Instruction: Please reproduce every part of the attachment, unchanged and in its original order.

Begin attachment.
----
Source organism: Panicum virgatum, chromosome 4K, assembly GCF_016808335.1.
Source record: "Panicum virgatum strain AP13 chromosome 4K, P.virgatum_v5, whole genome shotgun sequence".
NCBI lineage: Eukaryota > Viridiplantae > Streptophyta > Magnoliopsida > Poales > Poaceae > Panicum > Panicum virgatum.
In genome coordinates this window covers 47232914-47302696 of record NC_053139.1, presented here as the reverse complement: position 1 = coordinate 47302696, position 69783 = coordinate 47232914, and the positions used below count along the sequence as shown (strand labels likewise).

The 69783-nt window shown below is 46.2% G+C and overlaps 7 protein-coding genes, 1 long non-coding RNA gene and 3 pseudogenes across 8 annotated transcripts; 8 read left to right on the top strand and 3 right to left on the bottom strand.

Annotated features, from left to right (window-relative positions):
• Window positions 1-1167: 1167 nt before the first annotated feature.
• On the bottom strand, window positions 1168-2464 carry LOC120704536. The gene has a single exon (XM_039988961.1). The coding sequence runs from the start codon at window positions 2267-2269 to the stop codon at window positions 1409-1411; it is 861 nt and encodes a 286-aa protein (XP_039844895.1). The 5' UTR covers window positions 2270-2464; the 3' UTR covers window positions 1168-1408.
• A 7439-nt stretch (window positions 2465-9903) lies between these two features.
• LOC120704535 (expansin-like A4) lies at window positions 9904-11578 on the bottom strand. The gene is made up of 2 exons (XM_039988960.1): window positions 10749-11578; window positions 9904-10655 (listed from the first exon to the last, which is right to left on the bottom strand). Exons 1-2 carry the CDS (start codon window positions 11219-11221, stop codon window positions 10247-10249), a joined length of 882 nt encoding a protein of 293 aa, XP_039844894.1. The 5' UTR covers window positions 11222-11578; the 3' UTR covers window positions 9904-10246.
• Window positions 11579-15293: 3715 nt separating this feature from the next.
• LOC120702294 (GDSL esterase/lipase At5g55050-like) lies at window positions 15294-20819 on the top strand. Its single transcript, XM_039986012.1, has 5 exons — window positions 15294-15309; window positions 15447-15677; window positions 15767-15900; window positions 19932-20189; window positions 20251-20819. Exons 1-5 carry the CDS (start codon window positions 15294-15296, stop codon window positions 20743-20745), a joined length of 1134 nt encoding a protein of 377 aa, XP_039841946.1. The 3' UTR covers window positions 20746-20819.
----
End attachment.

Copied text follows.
Source organism: Panicum virgatum, chromosome 4K, assembly GCF_016808335.1.
Source record: "Panicum virgatum strain AP13 chromosome 4K, P.virgatum_v5, whole genome shotgun sequence".
NCBI lineage: Eukaryota > Viridiplantae > Streptophyta > Magnoliopsida > Poales > Poaceae > Panicum > Panicum virgatum.
In genome coordinates this window covers 47232914-47302696 of record NC_053139.1, presented here as the reverse complement: position 1 = coordinate 47302696, position 69783 = coordinate 47232914, and the positions used below count along the sequence as shown (strand labels likewise).

The 69783-nt window shown below is 46.2% G+C and overlaps 7 protein-coding genes, 1 long non-coding RNA gene and 3 pseudogenes across 8 annotated transcripts; 8 read left to right on the top strand and 3 right to left on the bottom strand.

Annotated features, from left to right (window-relative positions):
• Window positions 1-1167: 1167 nt before the first annotated feature.
• On the bottom strand, window positions 1168-2464 carry LOC120704536. The gene has a single exon (XM_039988961.1). The coding sequence runs from the start codon at window positions 2267-2269 to the stop codon at window positions 1409-1411; it is 861 nt and encodes a 286-aa protein (XP_039844895.1). The 5' UTR covers window positions 2270-2464; the 3' UTR covers window positions 1168-1408.
• A 7439-nt stretch (window positions 2465-9903) lies between these two features.
• LOC120704535 (expansin-like A4) lies at window positions 9904-11578 on the bottom strand. The gene is made up of 2 exons (XM_039988960.1): window positions 10749-11578; window positions 9904-10655 (listed from the first exon to the last, which is right to left on the bottom strand). Exons 1-2 carry the CDS (start codon window positions 11219-11221, stop codon window positions 10247-10249), a joined length of 882 nt encoding a protein of 293 aa, XP_039844894.1. The 5' UTR covers window positions 11222-11578; the 3' UTR covers window positions 9904-10246.
• Window positions 11579-15293: 3715 nt separating this feature from the next.
• LOC120702294 (GDSL esterase/lipase At5g55050-like) lies at window positions 15294-20819 on the top strand. Its single transcript, XM_039986012.1, has 5 exons — window positions 15294-15309; window positions 15447-15677; window positions 15767-15900; window positions 19932-20189; window positions 20251-20819. Exons 1-5 carry the CDS (start codon window positions 15294-15296, stop codon window positions 20743-20745), a joined length of 1134 nt encoding a protein of 377 aa, XP_039841946.1. The 3' UTR covers window positions 20746-20819.